Mr. Lee smiled and said, “That is not a problem.” He said half a day would be enough for him to buy some counterfeit bills. The correspondent set an appointment with Mr. Lee for the next day.

The next day, the DailyNk was able to obtain the “goods.” From a wad of bills, he pulled out a $100 bill. It cost him $80. He said, “If you buy directly from a North Korean tradesman, it first costs $80 then drops down to $70 on the second call.”

“This is a dollar bill I got directly from a North Korean tradesman, and it is in good condition,” said Mr. Lee. “I was asked to do a favor to sell the dollar bills at $70 each.” According to Mr. Lee, if you meet the same North Korean tradesmen more than twice, they all ask you to do them the favor of selling counterfeit dollars.

Mr. Lee said in the areas where North Korean trade companies are located, such as Dandong, Changbai, and Tumen, daily counterfeit dollar exchanges are made. In Dandong, there is the Sinheung Trade Company run by North Korea’s National Security Agency and the ‘** base of 3000 Bureau (General Federation of Rear Services) run by the Ministry of the People’s Armed Forces.

Mr. Shim, who accompanied the meeting added, “Besides counterfeit dollar exchanges, it is a well known fact that fake (Chinese) Yuan bills are circulated as well.”

North Korean Tradesmen, First Deals for Counterfeit Dollars, Second for Drugs

“The Chinese government seems to know about this. If the counterfeit money becomes a problem between North Korea and the US, then China will also decide to take a hard-line policy against the North Korean counterfeit Yuan,” said Shim. “After deals for the counterfeit money are made, then comes deals for drugs. Drug deals are made much more carefully.”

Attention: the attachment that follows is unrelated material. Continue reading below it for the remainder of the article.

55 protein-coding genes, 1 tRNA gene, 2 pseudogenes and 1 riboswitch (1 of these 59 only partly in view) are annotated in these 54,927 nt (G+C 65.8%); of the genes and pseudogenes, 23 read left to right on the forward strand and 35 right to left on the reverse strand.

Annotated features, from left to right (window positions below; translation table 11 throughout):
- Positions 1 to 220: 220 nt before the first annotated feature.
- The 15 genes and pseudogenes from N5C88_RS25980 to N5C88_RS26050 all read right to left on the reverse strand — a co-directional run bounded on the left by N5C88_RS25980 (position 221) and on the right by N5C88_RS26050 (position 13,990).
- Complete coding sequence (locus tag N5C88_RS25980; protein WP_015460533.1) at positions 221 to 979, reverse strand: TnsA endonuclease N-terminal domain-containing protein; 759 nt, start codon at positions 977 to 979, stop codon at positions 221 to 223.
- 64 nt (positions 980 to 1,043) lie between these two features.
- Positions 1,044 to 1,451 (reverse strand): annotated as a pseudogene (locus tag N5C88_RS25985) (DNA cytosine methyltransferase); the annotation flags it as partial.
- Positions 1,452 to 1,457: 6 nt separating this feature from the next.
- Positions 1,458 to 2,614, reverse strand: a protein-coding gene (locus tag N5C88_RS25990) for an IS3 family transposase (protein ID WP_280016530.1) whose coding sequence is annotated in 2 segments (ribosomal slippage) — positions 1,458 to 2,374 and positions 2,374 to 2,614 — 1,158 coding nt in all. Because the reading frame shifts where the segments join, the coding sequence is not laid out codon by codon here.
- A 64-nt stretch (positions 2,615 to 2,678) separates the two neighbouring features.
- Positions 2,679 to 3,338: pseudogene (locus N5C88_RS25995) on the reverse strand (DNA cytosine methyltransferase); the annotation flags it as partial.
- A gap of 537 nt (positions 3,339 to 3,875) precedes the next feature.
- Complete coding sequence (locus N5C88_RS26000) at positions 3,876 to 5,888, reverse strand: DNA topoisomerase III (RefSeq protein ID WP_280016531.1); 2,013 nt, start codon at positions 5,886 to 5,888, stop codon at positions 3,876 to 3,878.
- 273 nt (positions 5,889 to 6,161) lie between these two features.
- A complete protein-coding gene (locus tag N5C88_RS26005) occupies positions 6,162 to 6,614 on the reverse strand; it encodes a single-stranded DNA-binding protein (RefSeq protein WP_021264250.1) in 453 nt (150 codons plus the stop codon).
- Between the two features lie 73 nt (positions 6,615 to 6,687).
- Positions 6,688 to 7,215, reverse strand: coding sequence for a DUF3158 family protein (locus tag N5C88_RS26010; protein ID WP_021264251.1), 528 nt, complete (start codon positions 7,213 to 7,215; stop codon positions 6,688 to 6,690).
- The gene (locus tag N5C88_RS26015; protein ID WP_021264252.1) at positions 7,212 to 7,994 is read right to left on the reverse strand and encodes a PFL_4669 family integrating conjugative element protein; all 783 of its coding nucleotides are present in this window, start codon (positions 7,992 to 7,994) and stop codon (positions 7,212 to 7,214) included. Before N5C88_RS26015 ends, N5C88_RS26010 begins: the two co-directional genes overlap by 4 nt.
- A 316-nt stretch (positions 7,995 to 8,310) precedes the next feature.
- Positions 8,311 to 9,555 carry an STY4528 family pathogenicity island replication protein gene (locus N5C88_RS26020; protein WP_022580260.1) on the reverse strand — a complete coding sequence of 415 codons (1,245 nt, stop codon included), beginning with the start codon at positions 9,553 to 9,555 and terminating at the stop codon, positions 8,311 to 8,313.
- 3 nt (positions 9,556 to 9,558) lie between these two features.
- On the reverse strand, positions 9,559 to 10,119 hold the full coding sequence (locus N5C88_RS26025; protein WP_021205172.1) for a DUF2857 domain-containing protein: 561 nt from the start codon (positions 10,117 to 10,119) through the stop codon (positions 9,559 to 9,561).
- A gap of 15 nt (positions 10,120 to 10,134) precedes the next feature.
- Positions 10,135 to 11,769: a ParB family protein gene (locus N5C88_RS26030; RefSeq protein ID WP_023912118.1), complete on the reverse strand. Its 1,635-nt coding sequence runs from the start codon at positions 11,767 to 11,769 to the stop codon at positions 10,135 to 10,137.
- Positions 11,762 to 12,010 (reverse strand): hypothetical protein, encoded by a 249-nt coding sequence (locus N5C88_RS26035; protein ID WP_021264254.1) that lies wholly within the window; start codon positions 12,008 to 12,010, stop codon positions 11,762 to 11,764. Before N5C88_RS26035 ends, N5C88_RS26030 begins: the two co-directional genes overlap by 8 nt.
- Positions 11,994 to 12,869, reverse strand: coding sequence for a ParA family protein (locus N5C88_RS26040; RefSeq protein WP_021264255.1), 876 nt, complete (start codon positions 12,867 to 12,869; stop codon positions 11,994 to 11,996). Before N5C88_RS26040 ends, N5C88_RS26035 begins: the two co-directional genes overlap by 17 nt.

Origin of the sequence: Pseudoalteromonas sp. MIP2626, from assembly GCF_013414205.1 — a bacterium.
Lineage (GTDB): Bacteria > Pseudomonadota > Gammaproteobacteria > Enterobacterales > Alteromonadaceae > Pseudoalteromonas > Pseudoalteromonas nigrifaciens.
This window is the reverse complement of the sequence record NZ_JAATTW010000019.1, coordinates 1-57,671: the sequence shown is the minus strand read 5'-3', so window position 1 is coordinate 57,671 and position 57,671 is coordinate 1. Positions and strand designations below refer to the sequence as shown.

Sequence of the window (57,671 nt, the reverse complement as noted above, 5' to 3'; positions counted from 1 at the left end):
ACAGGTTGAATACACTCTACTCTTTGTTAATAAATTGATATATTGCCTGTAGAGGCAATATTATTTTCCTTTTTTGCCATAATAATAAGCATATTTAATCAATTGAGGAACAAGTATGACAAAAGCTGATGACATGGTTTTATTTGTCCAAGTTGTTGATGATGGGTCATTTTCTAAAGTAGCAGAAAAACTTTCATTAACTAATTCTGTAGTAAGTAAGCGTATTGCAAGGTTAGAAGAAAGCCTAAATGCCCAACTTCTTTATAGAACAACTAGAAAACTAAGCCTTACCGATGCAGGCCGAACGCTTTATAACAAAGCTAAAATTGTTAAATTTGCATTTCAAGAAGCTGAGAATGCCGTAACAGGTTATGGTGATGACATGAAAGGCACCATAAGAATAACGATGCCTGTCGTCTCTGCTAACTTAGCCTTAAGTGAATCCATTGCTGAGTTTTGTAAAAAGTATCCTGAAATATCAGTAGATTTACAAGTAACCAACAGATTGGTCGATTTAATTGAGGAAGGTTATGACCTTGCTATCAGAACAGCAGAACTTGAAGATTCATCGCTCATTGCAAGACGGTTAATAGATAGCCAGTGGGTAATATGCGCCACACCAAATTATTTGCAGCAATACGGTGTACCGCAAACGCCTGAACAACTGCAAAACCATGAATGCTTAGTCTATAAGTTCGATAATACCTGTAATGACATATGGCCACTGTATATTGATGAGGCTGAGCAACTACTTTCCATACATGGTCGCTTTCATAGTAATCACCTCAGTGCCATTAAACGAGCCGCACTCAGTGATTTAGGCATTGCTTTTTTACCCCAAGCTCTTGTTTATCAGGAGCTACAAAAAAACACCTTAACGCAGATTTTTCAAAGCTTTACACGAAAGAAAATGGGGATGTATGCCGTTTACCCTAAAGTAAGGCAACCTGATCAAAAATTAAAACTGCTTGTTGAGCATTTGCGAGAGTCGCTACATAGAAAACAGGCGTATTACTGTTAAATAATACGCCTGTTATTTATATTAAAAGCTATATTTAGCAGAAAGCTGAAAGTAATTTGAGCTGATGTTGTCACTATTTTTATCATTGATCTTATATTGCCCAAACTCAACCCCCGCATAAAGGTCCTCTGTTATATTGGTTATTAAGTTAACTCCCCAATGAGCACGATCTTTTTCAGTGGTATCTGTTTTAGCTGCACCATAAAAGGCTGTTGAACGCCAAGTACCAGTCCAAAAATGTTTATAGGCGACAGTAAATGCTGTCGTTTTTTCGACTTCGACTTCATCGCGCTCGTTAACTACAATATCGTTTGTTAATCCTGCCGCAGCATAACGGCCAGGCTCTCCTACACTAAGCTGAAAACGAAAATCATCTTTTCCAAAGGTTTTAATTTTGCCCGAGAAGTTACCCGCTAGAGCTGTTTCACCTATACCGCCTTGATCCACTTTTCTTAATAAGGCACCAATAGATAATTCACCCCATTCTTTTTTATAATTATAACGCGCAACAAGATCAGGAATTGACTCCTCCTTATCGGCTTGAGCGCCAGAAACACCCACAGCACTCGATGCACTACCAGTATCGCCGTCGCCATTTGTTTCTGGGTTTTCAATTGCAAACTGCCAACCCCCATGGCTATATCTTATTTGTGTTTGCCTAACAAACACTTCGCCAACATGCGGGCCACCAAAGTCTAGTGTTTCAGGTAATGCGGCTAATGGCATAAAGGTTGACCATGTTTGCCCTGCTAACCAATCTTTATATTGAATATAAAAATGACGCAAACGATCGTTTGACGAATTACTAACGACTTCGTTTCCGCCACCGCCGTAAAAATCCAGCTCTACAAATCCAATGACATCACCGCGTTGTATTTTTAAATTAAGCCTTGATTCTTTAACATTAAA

The correspondent mailed the “Super Note” to The DailyNK headquarters in Seoul on January 4th. The DailyNK reporters in Seoul visited Korea Exchange Bank on January 5th for examination.

On the afternoon of January 5th, Suh Taek Seok at the financial office sales department at the KEB headquarters said, “It is certain that the bill is a sophisticated Super Note.”

“Some Super Notes made in 2001 are often circulated, but 2003 bills are very rarely found in South Korea,” he added.

After the close examination, “Although at the basic level, the quality of paper and print technique is very complicated, this Super Note bill could be considered one of the most sophisticated ones to be found,” explained Suh.

“The Super Note made in 2003 were circulated only from October 2005, thus some of the banks out there with detection machines still could fail to verify them.”

“Counterfeit Money from the Early 80s”

Suh said, “Without knowing where the Super Note bills came from, it is difficult to predict in which country the bills were produced. However, if it is true that if the bills were produced in North Korea, the problem could become quite a sensitive matter.”